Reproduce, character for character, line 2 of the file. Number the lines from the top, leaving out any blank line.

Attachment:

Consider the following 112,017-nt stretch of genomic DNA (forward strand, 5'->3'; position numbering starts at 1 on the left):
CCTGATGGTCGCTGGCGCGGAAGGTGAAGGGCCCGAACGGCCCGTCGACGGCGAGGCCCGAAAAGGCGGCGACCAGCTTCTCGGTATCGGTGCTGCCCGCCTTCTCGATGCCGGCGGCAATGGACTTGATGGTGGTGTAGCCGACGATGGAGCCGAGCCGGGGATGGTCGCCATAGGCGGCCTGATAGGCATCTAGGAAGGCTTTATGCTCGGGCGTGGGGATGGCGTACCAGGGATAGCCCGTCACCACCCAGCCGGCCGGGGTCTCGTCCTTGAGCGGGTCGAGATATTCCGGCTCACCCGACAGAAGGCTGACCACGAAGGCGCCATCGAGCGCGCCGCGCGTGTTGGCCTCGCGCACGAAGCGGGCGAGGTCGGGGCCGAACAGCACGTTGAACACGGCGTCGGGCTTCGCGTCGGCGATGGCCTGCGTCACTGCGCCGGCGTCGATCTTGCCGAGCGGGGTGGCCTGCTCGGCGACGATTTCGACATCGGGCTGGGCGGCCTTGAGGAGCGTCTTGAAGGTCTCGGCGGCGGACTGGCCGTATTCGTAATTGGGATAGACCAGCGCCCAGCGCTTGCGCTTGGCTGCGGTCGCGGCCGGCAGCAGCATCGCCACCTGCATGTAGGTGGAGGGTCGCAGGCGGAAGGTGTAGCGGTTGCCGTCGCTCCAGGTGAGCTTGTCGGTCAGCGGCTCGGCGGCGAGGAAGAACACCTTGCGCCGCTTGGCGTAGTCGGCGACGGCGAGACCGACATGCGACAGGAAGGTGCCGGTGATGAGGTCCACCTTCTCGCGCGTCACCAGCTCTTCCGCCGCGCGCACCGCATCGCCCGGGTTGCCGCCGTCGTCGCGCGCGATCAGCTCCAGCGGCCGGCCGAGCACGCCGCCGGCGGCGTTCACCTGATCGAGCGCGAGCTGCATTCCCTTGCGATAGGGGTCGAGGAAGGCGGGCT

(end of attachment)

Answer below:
CCTGATGGTCGCTGGCGCGGAAGGTGAAGGGCCCGAACGGCCCGTCGACGGCGAGGCCCGAAAAGGCGGCGACCAGCTTCTCGGTATCGGTGCTGCCCGCCTTCTCGATGCCGGCGGCAATGGACTTGATGGTGGTGTAGCCGACGATGGAGCCGAGCCGGGGATGGTCGCCATAGGCGGCCTGATAGGCATCTAGGAAGGCTTTATGCTCGGGCGTGGGGATGGCGTACCAGGGATAGCCCGTCACCACCCAGCCGGCCGGGGTCTCGTCCTTGAGCGGGTCGAGATATTCCGGCTCACCCGACAGAAGGCTGACCACGAAGGCGCCATCGAGCGCGCCGCGCGTGTTGGCCTCGCGCACGAAGCGGGCGAGGTCGGGGCCGAACAGCACGTTGAACACGGCGTCGGGCTTCGCGTCGGCGATGGCCTGCGTCACTGCGCCGGCGTCGATCTTGCCGAGCGGGGTGGCCTGCTCGGCGACGATTTCGACATCGGGCTGGGCGGCCTTGAGGAGCGTCTTGAAGGTCTCGGCGGCGGACTGGCCGTATTCGTAATTGGGATAGACCAGCGCCCAGCGCTTGCGCTTGGCTGCGGTCGCGGCCGGCAGCAGCATCGCCACCTGCATGTAGGTGGAGGGTCGCAGGCGGAAGGTGTAGCGGTTGCCGTCGCTCCAGGTGAGCTTGTCGGTCAGCGGCTCGGCGGCGAGGAAGAACACCTTGCGCCGCTTGGCGTAGTCGGCGACGGCGAGACCGACATGCGACAGGAAGGTGCCGGTGATGAGGTCCACCTTCTCGCGCGTCACCAGCTCTTCCGCCGCGCGCACCGCATCGCCCGGGTTGCCGCCGTCGTCGCGCGCGATCAGCTCCAGCGGCCGGCCGAGCACGCCGCCGGCGGCGTTCACCTGATCGAGCGCGAGCTGCATTCCCTTGCGATAGGGGTCGAGGAAGGCGGGCT